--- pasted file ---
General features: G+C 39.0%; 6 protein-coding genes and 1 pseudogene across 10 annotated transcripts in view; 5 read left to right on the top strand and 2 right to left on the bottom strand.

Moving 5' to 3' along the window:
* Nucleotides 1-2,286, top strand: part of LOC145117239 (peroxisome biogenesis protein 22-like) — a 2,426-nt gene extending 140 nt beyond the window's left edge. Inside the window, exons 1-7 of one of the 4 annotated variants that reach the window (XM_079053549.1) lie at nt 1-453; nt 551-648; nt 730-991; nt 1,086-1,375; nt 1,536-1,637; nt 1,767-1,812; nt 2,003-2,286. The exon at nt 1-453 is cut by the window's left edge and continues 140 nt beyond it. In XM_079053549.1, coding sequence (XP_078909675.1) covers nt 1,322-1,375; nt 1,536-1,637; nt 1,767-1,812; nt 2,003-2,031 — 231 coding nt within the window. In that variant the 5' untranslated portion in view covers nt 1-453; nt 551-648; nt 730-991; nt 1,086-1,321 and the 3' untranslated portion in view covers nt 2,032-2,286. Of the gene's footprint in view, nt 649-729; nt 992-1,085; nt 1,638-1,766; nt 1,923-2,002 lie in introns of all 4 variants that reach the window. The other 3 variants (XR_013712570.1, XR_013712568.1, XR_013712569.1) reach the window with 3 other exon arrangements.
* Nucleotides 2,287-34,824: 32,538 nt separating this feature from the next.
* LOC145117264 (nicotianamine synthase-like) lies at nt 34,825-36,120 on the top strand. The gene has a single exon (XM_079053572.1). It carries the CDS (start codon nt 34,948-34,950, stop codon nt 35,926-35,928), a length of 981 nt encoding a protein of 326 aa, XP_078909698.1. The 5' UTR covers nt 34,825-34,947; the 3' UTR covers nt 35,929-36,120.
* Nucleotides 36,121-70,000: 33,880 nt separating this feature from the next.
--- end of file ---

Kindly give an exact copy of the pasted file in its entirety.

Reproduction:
General features: G+C 39.0%; 6 protein-coding genes and 1 pseudogene across 10 annotated transcripts in view; 5 read left to right on the top strand and 2 right to left on the bottom strand.

Moving 5' to 3' along the window:
* Nucleotides 1-2,286, top strand: part of LOC145117239 (peroxisome biogenesis protein 22-like) — a 2,426-nt gene extending 140 nt beyond the window's left edge. Inside the window, exons 1-7 of one of the 4 annotated variants that reach the window (XM_079053549.1) lie at nt 1-453; nt 551-648; nt 730-991; nt 1,086-1,375; nt 1,536-1,637; nt 1,767-1,812; nt 2,003-2,286. The exon at nt 1-453 is cut by the window's left edge and continues 140 nt beyond it. In XM_079053549.1, coding sequence (XP_078909675.1) covers nt 1,322-1,375; nt 1,536-1,637; nt 1,767-1,812; nt 2,003-2,031 — 231 coding nt within the window. In that variant the 5' untranslated portion in view covers nt 1-453; nt 551-648; nt 730-991; nt 1,086-1,321 and the 3' untranslated portion in view covers nt 2,032-2,286. Of the gene's footprint in view, nt 649-729; nt 992-1,085; nt 1,638-1,766; nt 1,923-2,002 lie in introns of all 4 variants that reach the window. The other 3 variants (XR_013712570.1, XR_013712568.1, XR_013712569.1) reach the window with 3 other exon arrangements.
* Nucleotides 2,287-34,824: 32,538 nt separating this feature from the next.
* LOC145117264 (nicotianamine synthase-like) lies at nt 34,825-36,120 on the top strand. The gene has a single exon (XM_079053572.1). It carries the CDS (start codon nt 34,948-34,950, stop codon nt 35,926-35,928), a length of 981 nt encoding a protein of 326 aa, XP_078909698.1. The 5' UTR covers nt 34,825-34,947; the 3' UTR covers nt 35,929-36,120.
* Nucleotides 36,121-70,000: 33,880 nt separating this feature from the next.